As mobile phone sales take off, so too are recycling options for used gadgets, including a robotic ATM that uses artificial intelligence to dispense cash for mobile devices.
The market for recycling electronics, “e-cycling,” has been transformed by the proliferation of mobile phones, often replaced every 18 months.
“They’re smaller and lighter, so they’re easier to collect …and consumers turn them over more quickly,” says Walter Acorn of the Consumer Electronics Association. And they contain valuable metals such as copper, silver and gold. “Entrepreneurs are stepping in to pay for that value,” he says.
– Buyback programs (AT). Companies such as YouChange, Recellular, YouRenew, BuyMyTronics, MaxBack and Gazelle, pay cash for used devices and provide prepaid postage for mailing them. Apple and Best Buy, as well as wireless carriers including Verizon and AT&T, offer store credit.
– Charitable options(AT). Cell Phones for Soldiers refurbishes and sells old phones, using the proceeds to buy calling cards for U.S. troops overseas. March of Dimes uses such cash for medical research on birth defects . Recycling for Charities and Eco-Cell benefit an array of causes.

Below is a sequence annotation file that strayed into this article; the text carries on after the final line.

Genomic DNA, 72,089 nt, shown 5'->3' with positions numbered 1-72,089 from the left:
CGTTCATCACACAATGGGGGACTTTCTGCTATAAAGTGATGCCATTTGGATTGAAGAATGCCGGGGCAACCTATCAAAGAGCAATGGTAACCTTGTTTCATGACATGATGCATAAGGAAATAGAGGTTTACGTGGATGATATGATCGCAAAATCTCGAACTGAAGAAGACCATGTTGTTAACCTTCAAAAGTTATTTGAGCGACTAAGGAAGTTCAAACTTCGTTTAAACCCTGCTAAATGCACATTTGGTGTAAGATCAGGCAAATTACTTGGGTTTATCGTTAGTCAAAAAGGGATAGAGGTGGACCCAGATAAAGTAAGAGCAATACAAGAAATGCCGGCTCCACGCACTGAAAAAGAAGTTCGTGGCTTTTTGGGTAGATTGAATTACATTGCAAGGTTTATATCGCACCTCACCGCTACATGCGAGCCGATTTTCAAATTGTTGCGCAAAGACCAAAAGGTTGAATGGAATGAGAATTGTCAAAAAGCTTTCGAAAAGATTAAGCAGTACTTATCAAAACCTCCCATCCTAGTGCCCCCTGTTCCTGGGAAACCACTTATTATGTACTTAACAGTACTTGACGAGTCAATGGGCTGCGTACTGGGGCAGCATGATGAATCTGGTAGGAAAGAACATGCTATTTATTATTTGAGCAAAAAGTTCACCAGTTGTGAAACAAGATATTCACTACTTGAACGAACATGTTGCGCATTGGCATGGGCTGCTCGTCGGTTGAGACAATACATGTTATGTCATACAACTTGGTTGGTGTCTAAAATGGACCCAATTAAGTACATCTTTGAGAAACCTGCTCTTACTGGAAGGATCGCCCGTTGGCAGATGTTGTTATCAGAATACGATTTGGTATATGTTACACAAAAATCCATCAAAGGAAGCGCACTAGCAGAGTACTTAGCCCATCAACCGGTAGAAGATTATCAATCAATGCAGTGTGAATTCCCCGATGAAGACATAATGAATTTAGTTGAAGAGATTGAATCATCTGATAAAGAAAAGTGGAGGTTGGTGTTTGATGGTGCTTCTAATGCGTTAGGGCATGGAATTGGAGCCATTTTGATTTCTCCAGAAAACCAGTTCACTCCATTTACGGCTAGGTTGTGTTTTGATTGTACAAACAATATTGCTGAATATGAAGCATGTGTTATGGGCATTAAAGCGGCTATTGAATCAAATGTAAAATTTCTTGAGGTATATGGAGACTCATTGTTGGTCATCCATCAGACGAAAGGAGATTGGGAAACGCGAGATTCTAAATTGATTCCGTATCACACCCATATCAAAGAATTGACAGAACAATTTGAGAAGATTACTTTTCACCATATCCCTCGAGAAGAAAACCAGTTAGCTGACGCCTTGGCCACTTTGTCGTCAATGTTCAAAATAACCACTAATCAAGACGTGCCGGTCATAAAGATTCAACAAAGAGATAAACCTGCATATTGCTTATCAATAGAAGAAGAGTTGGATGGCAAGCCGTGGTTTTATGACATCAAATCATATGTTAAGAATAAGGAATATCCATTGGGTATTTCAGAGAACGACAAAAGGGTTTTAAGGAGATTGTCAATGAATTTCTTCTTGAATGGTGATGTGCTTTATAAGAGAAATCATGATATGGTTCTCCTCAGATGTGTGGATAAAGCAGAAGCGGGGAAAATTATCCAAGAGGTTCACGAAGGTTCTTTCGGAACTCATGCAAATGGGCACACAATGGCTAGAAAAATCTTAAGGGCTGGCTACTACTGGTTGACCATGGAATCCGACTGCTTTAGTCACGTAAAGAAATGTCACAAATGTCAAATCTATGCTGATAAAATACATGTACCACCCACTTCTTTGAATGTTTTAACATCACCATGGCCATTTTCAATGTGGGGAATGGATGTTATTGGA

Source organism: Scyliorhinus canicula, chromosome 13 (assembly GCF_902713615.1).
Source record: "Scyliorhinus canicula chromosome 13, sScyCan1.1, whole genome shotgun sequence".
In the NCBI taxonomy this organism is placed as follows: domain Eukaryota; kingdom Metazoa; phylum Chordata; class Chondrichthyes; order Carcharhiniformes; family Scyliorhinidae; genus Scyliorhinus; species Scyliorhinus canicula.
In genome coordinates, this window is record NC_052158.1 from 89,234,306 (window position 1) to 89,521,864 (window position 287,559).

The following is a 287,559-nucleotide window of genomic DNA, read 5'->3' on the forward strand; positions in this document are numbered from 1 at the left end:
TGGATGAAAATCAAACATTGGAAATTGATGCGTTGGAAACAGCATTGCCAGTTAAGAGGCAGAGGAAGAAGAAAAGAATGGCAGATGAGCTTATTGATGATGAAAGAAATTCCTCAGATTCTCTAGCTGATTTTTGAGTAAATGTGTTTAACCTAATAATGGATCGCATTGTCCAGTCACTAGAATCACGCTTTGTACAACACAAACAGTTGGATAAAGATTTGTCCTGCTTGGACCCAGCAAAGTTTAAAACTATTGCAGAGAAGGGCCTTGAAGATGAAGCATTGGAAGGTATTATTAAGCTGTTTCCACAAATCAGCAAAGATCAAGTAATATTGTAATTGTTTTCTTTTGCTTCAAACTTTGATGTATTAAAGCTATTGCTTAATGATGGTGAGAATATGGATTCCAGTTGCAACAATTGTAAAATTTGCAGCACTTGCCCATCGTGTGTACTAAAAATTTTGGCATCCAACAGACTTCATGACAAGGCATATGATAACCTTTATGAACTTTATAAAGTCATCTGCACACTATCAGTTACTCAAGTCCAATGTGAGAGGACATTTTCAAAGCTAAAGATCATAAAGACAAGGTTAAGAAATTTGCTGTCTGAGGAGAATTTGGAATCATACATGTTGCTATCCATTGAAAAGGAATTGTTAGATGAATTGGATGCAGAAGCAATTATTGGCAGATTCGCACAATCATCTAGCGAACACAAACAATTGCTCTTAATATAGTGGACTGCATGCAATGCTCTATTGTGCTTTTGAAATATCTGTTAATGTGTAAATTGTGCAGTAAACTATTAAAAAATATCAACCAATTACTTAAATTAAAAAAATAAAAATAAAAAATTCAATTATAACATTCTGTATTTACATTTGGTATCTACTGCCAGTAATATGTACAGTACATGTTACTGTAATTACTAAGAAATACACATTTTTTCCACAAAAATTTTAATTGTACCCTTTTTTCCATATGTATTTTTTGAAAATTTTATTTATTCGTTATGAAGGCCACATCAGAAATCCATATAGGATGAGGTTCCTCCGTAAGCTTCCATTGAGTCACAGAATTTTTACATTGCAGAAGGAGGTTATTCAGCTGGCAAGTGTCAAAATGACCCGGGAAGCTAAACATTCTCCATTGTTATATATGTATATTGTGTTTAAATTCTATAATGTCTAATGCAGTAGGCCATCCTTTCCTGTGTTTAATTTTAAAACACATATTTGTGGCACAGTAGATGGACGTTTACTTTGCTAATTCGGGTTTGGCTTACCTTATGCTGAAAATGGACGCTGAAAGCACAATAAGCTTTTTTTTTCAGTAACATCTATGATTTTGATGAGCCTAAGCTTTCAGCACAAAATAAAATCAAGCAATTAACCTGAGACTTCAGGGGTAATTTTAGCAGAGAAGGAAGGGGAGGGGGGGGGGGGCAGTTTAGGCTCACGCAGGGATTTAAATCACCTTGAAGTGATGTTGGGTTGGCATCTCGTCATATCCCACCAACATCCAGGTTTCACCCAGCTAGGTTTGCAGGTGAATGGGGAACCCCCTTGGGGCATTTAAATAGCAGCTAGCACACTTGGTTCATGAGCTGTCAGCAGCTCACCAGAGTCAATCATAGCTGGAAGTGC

– Drop-off locations(AT). Most electronics retailers don’t pay for broken phones but will recycle them for free. Others, including Target and Lowe’s, have in-store recycling bins.
– EcoATMs(AT). This robotic machine, now in more than 165 malls and grocery stores nationwide and likely twice as many by year’s end, uses artificial intelligence to identify a device and assess its condition before offering a price for it. Consumers can choose cash or a donation to charity.
“It’s great there are options for people to sell or donate their stuff,” and thus keep them out of landfills, says Barbara Kyle of the Electronics TakeBack Coalition, which promotes responsible e-cycling. She recommends recyclers listed on e-stewards.org that have pledged not to sell old devices to poor countries, where some hazardous waste may be dumped .
Jennifer Berry of Earth 911, a company that runs a recycling directory, says although personal data can be stripped from old phones before recycling, up to 75(per cent) of them are stockpiled in drawers. “People just don’t like to recycle their mobile phones,” Berry says.